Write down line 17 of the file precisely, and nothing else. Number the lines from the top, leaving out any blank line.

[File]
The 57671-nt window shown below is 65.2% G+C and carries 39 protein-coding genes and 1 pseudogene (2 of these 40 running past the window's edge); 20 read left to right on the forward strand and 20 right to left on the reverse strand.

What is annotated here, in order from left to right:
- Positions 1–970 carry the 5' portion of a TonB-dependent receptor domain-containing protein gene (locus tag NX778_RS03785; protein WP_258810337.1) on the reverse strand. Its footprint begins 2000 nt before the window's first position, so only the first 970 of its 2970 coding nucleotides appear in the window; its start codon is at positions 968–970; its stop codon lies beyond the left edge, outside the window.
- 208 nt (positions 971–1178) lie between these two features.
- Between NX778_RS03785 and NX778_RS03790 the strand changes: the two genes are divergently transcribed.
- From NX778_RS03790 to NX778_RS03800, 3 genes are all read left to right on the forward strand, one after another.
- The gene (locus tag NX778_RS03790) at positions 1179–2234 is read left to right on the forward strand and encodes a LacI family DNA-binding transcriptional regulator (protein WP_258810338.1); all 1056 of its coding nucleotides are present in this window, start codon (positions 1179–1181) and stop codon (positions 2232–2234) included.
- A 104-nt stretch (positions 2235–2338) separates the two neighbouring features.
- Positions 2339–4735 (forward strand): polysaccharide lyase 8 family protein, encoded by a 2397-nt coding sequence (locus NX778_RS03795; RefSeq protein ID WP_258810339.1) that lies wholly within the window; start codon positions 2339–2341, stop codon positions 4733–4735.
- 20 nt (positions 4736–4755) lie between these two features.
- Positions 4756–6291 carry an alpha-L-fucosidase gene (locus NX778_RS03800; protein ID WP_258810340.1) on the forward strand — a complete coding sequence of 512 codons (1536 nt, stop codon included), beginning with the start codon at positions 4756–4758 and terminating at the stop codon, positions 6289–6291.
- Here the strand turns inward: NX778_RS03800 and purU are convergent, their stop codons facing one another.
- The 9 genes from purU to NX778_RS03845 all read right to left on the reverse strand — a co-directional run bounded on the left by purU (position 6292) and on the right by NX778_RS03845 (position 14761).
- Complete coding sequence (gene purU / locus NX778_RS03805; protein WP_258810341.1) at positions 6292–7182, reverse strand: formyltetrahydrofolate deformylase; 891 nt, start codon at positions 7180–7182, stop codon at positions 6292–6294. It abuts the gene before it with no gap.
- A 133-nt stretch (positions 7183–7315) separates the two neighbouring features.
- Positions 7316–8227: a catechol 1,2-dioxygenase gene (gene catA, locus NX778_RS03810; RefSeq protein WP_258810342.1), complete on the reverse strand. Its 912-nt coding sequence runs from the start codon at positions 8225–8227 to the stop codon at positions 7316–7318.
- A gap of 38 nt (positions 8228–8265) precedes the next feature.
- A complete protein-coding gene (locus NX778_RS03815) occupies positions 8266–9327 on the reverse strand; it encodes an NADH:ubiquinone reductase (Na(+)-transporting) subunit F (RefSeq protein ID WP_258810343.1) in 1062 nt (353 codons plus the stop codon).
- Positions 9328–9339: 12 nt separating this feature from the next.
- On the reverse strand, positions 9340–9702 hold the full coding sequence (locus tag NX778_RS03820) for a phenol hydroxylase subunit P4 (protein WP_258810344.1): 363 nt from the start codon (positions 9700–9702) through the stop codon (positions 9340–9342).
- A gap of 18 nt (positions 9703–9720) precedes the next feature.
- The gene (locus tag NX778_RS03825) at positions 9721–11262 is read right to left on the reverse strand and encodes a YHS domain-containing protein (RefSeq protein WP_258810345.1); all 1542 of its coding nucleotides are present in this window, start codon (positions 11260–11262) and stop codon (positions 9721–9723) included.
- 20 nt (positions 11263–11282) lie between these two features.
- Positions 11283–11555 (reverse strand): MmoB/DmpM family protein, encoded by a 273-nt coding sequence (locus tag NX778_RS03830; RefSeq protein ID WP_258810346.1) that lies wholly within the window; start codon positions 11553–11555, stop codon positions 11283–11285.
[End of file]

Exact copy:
- A gap of 38 nt (positions 8228–8265) precedes the next feature.